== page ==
At the Chalkdust issue 06 launch party, we brought along a challenge for our guests: we connected two people up with ropes and challenged them to separate themselves. To make things interesting, they weren’t allowed to remove the ropes from their hands, cut the ropes or untie the knots. Although the trick is 250 years old, it was made popular by Sir Erik Christopher Zeeman who used it as an interactive way to demonstrate topology, hence the challenge became known as Zeeman’s ropes.
Erik Christopher Zeeman was born in 1925 in Japan to a Danish father, Christian Zeeman, and a British mother, Christine Bushell. A year after his birth they moved to England. Zeeman was educated at Christ’s Hospital, an independent boarding school in Horsham, West Sussex. He did not enjoy the experience, feeling it was a prison in which he lost his self-esteem.
In 1943–1947, Zeeman served in the RAF as a flying officer. In his own words:
“I was a navigator on bombers, trained for the Japanese theatre, but that was cancelled because they dropped the atomic bomb a week before we were due to fly out. Since the death rate was 60% in that theatre it probably saved my life, but at the time I was disappointed not to see action, although relieved not to have to bomb Japan, the land of my birth.”
During his service, Zeeman forgot much of his school maths. But this didn’t stop him from going on to study maths at Christ’s College, Cambridge, where he earned his MA.
Zeeman stayed on in Cambridge for his PhD, in which he wrestled with unknotting spheres in 5 dimensions, spinning knots in 4 dimensions, as well as trying (and failing) to solve the Poincaré conjecture (which would only be resolved in 2005 by Gregori Perelman). He was supervised by Shaun Wylie, who had worked with Alan Turing at Bletchley Park during the war on projects including deciphering a German teleprint cipher called Tunny.
In 1963, Zeeman was invited to join the newly established University of Warwick as the foundation professor of mathematics. He initially declined, since he believed Cambridge to be “the centre of the mathematical world”. However, after “a sleepless night”, Zeeman changed his mind and made the biggest move of his life in 1964.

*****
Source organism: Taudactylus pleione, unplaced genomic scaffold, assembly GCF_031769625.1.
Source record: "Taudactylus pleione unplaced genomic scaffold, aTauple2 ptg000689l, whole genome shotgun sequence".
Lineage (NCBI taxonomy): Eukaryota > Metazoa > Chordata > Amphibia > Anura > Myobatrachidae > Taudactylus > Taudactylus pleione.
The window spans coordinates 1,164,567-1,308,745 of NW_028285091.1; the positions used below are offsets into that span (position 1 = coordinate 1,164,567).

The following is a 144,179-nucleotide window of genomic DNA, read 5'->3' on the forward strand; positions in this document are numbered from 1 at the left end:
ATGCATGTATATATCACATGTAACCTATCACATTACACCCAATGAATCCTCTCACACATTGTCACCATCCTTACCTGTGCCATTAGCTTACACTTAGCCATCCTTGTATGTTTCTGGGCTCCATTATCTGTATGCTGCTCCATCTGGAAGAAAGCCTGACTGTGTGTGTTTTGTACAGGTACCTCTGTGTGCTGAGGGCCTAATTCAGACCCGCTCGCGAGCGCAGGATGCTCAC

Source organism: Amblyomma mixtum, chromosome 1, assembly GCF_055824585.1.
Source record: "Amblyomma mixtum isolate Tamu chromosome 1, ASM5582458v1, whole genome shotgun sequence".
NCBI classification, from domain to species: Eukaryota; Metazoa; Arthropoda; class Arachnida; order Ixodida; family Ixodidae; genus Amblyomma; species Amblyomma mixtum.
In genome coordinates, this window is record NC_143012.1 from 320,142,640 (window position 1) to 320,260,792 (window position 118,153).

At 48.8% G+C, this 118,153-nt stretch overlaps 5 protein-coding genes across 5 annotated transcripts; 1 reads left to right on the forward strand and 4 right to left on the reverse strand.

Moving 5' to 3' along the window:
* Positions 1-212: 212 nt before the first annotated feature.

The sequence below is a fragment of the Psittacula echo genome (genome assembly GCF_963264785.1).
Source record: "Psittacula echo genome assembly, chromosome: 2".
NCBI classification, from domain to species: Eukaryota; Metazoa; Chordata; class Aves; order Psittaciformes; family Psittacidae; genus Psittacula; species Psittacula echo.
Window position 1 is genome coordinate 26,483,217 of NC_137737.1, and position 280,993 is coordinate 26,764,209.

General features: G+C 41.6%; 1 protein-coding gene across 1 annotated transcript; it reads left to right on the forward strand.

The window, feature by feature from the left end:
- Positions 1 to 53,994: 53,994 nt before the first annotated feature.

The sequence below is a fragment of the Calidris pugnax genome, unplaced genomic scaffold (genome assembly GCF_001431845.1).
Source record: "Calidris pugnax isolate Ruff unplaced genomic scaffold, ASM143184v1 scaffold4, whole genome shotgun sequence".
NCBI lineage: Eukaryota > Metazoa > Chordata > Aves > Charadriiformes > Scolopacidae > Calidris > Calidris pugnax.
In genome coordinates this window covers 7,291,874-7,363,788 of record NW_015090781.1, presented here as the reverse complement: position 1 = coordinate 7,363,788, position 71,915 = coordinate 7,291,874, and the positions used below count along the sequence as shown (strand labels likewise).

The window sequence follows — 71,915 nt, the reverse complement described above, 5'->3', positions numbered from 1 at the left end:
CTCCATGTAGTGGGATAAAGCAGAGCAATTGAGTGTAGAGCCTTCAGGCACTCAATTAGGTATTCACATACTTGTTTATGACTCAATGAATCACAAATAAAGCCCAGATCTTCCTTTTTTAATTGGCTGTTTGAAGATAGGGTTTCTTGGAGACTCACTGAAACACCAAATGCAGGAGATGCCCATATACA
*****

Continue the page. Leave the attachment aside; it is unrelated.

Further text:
At Warwick, Zeeman was determined to “combine the flexibility of options that are common in most American universities, with the kind of tutorial care to be found in Oxford and Cambridge”. Initially, he recruited lecturers in three main branches of mathematics: analysis, algebra and topology. Legend has it that those he invited to Warwick all declined their offer; his response was to encourage them by telling them that all the others had accepted his invitation. Later on, Zeeman also appointed six lecturers in applied mathematics.
His leadership style was informal, which helped produce an atmosphere in which mathematical research flourished. By the time Warwick accepted its first students in October 1965, the department was already competing with other universities at an international level. The glass building it is now housed in is named after Zeeman in honour of his tremendous effort in founding the department.
Zeeman left Warwick in 1988, and was made an honorary professor there upon his departure. He moved on to become the principal of Hertford College, Oxford and Gresham professor of geometry at Gresham College, London. He retired from these two positions in 1995 and 1994 respectively.
From 1966 to 1967, Zeeman was a visiting professor at the University of California, Berkeley. Shortly after his return to Warwick, a dynamical systems symposium was held, attended by many of the world leaders in dynamical systems, including Stephen Smale and René Thom. They inspired his change of discipline from topology to dynamical systems, and prompted Zeeman to spend a sabbatical with Thom in Paris, where he grew fascinated with what came to be known as catastrophe theory.